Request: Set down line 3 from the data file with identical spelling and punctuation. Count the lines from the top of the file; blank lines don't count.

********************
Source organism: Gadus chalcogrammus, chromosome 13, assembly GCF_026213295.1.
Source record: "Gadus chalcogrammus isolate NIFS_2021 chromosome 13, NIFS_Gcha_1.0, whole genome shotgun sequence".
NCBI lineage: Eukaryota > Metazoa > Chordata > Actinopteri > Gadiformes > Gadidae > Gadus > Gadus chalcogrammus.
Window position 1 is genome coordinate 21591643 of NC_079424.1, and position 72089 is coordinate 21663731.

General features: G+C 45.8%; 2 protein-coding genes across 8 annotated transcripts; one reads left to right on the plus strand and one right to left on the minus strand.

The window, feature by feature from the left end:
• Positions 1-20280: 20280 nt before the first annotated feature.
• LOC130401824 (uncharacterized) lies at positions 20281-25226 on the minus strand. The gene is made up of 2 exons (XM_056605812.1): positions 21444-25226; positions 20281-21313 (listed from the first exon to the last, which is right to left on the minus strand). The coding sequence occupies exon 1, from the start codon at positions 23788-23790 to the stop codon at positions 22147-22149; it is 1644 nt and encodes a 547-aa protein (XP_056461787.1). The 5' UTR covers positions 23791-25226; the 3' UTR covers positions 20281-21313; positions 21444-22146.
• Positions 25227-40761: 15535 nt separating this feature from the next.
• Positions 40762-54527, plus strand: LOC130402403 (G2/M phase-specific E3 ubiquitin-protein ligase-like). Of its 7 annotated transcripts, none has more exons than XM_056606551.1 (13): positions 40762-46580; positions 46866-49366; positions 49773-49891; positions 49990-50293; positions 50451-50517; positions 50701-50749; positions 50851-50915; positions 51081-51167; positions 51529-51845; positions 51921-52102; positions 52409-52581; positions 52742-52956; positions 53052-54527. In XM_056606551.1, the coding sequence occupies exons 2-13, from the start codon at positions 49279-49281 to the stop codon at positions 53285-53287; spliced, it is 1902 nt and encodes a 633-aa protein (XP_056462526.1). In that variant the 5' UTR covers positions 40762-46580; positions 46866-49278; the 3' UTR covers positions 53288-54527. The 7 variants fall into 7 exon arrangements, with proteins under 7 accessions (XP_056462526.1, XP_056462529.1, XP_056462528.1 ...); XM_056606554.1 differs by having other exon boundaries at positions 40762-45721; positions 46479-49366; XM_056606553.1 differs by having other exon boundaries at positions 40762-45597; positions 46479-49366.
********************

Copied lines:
NCBI lineage: Eukaryota > Metazoa > Chordata > Actinopteri > Gadiformes > Gadidae > Gadus > Gadus chalcogrammus.